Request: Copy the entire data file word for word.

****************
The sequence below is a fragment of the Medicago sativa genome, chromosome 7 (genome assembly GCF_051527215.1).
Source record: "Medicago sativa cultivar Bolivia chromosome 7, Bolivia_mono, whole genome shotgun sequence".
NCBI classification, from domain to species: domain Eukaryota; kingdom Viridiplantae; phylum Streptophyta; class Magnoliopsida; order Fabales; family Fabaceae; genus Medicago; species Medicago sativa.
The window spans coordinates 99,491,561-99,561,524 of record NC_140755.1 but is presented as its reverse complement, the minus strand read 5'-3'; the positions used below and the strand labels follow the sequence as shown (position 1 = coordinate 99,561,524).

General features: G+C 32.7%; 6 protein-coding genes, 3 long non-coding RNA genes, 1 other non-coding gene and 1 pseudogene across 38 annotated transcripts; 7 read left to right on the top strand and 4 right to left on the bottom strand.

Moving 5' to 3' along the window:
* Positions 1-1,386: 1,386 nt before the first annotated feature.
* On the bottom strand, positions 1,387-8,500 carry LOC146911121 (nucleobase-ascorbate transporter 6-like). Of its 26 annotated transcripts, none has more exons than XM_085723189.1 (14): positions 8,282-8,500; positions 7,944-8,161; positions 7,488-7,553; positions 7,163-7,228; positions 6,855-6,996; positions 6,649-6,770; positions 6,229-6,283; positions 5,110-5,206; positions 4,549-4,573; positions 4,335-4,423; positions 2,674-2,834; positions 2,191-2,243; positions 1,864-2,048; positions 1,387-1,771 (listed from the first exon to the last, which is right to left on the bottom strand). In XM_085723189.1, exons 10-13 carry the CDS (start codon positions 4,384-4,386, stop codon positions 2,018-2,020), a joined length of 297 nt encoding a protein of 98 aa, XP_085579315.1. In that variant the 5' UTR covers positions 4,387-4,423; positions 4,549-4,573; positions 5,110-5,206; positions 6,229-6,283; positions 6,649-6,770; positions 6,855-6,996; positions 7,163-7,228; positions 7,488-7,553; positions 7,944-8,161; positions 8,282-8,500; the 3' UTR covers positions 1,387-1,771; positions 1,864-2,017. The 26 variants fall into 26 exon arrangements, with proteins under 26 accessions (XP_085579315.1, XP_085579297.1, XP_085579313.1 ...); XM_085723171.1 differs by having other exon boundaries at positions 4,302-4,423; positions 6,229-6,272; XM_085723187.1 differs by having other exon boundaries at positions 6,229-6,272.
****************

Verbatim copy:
The sequence below is a fragment of the Medicago sativa genome, chromosome 7 (genome assembly GCF_051527215.1).
Source record: "Medicago sativa cultivar Bolivia chromosome 7, Bolivia_mono, whole genome shotgun sequence".
NCBI classification, from domain to species: domain Eukaryota; kingdom Viridiplantae; phylum Streptophyta; class Magnoliopsida; order Fabales; family Fabaceae; genus Medicago; species Medicago sativa.
The window spans coordinates 99,491,561-99,561,524 of record NC_140755.1 but is presented as its reverse complement, the minus strand read 5'-3'; the positions used below and the strand labels follow the sequence as shown (position 1 = coordinate 99,561,524).

General features: G+C 32.7%; 6 protein-coding genes, 3 long non-coding RNA genes, 1 other non-coding gene and 1 pseudogene across 38 annotated transcripts; 7 read left to right on the top strand and 4 right to left on the bottom strand.

Moving 5' to 3' along the window:
* Positions 1-1,386: 1,386 nt before the first annotated feature.
* On the bottom strand, positions 1,387-8,500 carry LOC146911121 (nucleobase-ascorbate transporter 6-like). Of its 26 annotated transcripts, none has more exons than XM_085723189.1 (14): positions 8,282-8,500; positions 7,944-8,161; positions 7,488-7,553; positions 7,163-7,228; positions 6,855-6,996; positions 6,649-6,770; positions 6,229-6,283; positions 5,110-5,206; positions 4,549-4,573; positions 4,335-4,423; positions 2,674-2,834; positions 2,191-2,243; positions 1,864-2,048; positions 1,387-1,771 (listed from the first exon to the last, which is right to left on the bottom strand). In XM_085723189.1, exons 10-13 carry the CDS (start codon positions 4,384-4,386, stop codon positions 2,018-2,020), a joined length of 297 nt encoding a protein of 98 aa, XP_085579315.1. In that variant the 5' UTR covers positions 4,387-4,423; positions 4,549-4,573; positions 5,110-5,206; positions 6,229-6,283; positions 6,649-6,770; positions 6,855-6,996; positions 7,163-7,228; positions 7,488-7,553; positions 7,944-8,161; positions 8,282-8,500; the 3' UTR covers positions 1,387-1,771; positions 1,864-2,017. The 26 variants fall into 26 exon arrangements, with proteins under 26 accessions (XP_085579315.1, XP_085579297.1, XP_085579313.1 ...); XM_085723171.1 differs by having other exon boundaries at positions 4,302-4,423; positions 6,229-6,272; XM_085723187.1 differs by having other exon boundaries at positions 6,229-6,272.